So many blogs, so little time. Last night's Lost finale may have done more for mainstreaming religion than Mitch Albom's bestsellers. All around the Internet—from forums and blogs to MSM sites and academic journals—musings on faith, redemption and the power of love are suddenly de rigueur. Here's one good wrap-up of first-wave critiques, but also check out Brent Plate's excellent overview for Religion Dispatches. Plate revels in Lost's religious mash-ups and pop-culture mixings because the show's ultimate meaning is key: “Whether Locke or Shephard or Austen are saviors or demons does not matter. The hero is the community, the living together.”
A scholar of religion and media, Plate argues that Lost is a rich text to mine. I'm hoping to do that when I teach a course on religion and television this fall. Lost's allusions and synergies, however inaccurate and improbable, can prompt discussion on the gap between institutional faith systems and the everyday messiness of lived religion. But just as the Dharma initiative, the Smoke Monster and the statue of Tawaret spur us to plumb religious traditions, the characters' conflicts speak to students whose moral compasses have been set by odd admixtures of Sunday school, adult exemplars and lessons learned from talking lions and plucky hobbits.
Like any classic narrative, Lost is open-ended, its characters capaciously complex and its themes epic. What is the good life? How do we find meaning? Why are we here? A TV series has concluded, but the conversation, now in this most current iteration, never ends. In fact, new media have made it possible for fans to exegete endlessly. Some critics have derided fan involvement; in fact, New York Times critic Mike Hale opined that “populist biblical commentary” derailed the show. But long before there was an Internet, viewers gathered at bars, in classrooms and around water coolers to talk about what happened in their favorite show. After all, the essence of good storytelling is eliciting the desire to parse, probe and ultimately make the story your own.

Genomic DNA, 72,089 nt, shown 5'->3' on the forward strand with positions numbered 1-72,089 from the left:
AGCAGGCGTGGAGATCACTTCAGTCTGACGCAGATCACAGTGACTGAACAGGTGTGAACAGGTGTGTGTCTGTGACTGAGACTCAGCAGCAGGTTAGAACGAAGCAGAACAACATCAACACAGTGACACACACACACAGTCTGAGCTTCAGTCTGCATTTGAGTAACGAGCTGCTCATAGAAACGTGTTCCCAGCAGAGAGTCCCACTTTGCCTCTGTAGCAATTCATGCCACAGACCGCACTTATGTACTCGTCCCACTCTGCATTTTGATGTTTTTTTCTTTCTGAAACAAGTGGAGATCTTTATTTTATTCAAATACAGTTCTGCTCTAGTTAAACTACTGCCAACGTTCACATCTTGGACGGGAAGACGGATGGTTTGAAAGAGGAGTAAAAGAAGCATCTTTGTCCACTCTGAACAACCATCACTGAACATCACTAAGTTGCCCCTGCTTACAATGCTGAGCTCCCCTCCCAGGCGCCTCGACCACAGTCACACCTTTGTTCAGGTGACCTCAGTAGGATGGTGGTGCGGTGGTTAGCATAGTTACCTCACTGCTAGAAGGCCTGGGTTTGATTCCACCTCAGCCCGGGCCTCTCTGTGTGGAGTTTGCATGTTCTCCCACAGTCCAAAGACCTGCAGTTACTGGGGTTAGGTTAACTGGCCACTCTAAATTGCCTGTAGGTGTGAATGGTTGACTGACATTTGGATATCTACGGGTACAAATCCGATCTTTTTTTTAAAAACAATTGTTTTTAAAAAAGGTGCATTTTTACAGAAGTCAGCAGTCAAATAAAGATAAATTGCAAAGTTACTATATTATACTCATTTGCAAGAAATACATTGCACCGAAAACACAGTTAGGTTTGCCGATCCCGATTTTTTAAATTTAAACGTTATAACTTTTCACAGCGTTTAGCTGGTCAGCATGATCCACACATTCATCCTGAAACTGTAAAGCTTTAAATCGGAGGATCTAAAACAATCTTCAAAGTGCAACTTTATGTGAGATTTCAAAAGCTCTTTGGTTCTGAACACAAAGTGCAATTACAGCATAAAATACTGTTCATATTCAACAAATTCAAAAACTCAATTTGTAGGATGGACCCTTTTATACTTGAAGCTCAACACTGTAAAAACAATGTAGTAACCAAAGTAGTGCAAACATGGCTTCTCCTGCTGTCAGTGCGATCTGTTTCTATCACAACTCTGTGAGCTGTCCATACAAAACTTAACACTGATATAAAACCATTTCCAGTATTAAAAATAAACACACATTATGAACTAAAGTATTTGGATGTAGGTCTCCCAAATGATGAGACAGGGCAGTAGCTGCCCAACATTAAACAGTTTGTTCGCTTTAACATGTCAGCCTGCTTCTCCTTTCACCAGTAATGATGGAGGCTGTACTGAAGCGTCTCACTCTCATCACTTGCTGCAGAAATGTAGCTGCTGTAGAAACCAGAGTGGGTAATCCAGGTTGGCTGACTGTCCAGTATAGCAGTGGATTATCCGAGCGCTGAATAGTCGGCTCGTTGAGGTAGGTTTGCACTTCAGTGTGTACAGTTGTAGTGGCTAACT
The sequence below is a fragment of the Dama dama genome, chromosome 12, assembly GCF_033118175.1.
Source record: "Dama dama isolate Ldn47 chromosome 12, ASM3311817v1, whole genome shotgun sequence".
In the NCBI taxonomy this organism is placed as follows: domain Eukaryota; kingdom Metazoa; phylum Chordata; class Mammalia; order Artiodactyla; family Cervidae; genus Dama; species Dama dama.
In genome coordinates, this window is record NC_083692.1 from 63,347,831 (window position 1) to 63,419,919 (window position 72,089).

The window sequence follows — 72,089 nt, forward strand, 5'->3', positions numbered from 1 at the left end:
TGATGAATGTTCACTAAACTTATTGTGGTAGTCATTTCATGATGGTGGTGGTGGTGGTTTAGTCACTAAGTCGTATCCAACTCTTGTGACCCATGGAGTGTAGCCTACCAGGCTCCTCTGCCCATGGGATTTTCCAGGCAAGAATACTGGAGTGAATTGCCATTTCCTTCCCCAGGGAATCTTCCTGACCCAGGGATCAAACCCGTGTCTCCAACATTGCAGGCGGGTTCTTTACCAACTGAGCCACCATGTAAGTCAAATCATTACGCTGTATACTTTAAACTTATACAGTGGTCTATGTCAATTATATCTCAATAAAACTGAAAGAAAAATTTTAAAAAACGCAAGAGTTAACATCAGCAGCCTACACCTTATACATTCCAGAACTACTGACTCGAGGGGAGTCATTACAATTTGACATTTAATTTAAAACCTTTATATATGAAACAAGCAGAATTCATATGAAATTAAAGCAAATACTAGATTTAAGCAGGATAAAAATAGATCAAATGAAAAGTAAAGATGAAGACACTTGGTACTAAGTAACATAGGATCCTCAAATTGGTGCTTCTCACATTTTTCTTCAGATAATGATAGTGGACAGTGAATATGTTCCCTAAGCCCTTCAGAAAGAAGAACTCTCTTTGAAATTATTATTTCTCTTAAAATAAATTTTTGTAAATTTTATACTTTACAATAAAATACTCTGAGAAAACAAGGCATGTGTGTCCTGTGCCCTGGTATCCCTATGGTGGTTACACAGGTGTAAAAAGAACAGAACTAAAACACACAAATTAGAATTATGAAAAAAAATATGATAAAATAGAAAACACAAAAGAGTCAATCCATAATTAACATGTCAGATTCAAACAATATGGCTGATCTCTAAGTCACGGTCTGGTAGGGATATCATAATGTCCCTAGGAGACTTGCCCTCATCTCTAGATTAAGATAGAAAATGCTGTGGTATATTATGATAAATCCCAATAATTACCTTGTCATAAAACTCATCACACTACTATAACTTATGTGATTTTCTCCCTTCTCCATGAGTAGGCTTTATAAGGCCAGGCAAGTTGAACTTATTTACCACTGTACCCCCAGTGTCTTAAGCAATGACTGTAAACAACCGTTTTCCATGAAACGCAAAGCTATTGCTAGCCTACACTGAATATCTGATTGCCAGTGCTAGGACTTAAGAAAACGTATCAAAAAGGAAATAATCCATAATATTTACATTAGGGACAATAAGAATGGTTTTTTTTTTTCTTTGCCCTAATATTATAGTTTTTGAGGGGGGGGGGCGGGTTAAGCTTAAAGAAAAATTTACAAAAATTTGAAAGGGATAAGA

More religion in television: the Los Angeles Times examines the Christian connection on American Idol. Kudos to Scott Collins whose piece this weekend illumines why and how so many Idol finalists come from African-American congregations and suburban mega-churches.
Music is central to worship services, and soloists are comfortable with large crowds. But churches don't measure success simply by stage presence and musical talent. Performers also must pack enough emotional wallop to convince listeners that grace is amazing and Jesus' blood saves. Once they can do that, beguiling Simon Cowell is easy.
Collins also notes that many of Idol's most fervent viewers come from the same backgrounds as the shows performers. Ratings are high in the Bible Belt because religious conservatives consider Idol a (mostly) positive alternative to an otherwise perverse television landscape. Neither Fox nor Idol producers may claim credit for the symbiosis between the show and this audience segment, but it's definitely been an important source of talent and support. (Collins does not mention what, if any, effect Ellen DeGeneres has had on religiously conservative viewers, although ratings have been down this year.)
According to the news media, Lost now defines religion on television—it's the new standard by which future shows will be measured. But as Collins points out, there are many other ways that religious themes, actors and audiences engage with the small screen. American Idol is just the beginning.